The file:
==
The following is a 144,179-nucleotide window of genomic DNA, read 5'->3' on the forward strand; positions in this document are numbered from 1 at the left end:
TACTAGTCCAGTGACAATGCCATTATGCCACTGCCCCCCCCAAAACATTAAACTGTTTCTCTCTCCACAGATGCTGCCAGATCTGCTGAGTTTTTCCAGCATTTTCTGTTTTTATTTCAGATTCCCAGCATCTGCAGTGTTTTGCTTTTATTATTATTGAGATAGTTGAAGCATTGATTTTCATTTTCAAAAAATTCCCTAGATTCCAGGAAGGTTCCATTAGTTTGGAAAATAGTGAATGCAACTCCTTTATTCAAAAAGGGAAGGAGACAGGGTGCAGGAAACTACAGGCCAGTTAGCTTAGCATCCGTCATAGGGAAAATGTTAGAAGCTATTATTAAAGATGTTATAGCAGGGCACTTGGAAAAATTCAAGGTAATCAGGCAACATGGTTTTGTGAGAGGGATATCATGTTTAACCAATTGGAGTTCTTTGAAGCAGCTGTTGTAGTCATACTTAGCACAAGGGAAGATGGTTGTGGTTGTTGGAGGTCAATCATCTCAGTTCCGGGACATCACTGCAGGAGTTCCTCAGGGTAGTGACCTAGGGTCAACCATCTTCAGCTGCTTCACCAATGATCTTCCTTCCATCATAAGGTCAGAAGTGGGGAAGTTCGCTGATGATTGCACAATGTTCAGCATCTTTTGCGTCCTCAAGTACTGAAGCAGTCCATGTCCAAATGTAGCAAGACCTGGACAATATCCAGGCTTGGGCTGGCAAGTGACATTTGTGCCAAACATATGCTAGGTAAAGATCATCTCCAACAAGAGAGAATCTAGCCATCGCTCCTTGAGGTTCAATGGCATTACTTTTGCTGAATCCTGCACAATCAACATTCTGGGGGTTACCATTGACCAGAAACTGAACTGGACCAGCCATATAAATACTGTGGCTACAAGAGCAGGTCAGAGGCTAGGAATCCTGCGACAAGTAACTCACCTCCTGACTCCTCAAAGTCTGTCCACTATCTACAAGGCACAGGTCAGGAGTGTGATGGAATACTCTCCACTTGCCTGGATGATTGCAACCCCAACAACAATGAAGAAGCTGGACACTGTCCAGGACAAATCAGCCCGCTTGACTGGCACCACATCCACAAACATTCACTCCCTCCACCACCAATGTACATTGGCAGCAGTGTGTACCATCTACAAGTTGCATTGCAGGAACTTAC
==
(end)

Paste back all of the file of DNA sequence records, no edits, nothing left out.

The following is a 144,179-nucleotide window of genomic DNA, read 5'->3' on the forward strand; positions in this document are numbered from 1 at the left end:
TACTAGTCCAGTGACAATGCCATTATGCCACTGCCCCCCCCAAAACATTAAACTGTTTCTCTCTCCACAGATGCTGCCAGATCTGCTGAGTTTTTCCAGCATTTTCTGTTTTTATTTCAGATTCCCAGCATCTGCAGTGTTTTGCTTTTATTATTATTGAGATAGTTGAAGCATTGATTTTCATTTTCAAAAAATTCCCTAGATTCCAGGAAGGTTCCATTAGTTTGGAAAATAGTGAATGCAACTCCTTTATTCAAAAAGGGAAGGAGACAGGGTGCAGGAAACTACAGGCCAGTTAGCTTAGCATCCGTCATAGGGAAAATGTTAGAAGCTATTATTAAAGATGTTATAGCAGGGCACTTGGAAAAATTCAAGGTAATCAGGCAACATGGTTTTGTGAGAGGGATATCATGTTTAACCAATTGGAGTTCTTTGAAGCAGCTGTTGTAGTCATACTTAGCACAAGGGAAGATGGTTGTGGTTGTTGGAGGTCAATCATCTCAGTTCCGGGACATCACTGCAGGAGTTCCTCAGGGTAGTGACCTAGGGTCAACCATCTTCAGCTGCTTCACCAATGATCTTCCTTCCATCATAAGGTCAGAAGTGGGGAAGTTCGCTGATGATTGCACAATGTTCAGCATCTTTTGCGTCCTCAAGTACTGAAGCAGTCCATGTCCAAATGTAGCAAGACCTGGACAATATCCAGGCTTGGGCTGGCAAGTGACATTTGTGCCAAACATATGCTAGGTAAAGATCATCTCCAACAAGAGAGAATCTAGCCATCGCTCCTTGAGGTTCAATGGCATTACTTTTGCTGAATCCTGCACAATCAACATTCTGGGGGTTACCATTGACCAGAAACTGAACTGGACCAGCCATATAAATACTGTGGCTACAAGAGCAGGTCAGAGGCTAGGAATCCTGCGACAAGTAACTCACCTCCTGACTCCTCAAAGTCTGTCCACTATCTACAAGGCACAGGTCAGGAGTGTGATGGAATACTCTCCACTTGCCTGGATGATTGCAACCCCAACAACAATGAAGAAGCTGGACACTGTCCAGGACAAATCAGCCCGCTTGACTGGCACCACATCCACAAACATTCACTCCCTCCACCACCAATGTACATTGGCAGCAGTGTGTACCATCTACAAGTTGCATTGCAGGAACTTAC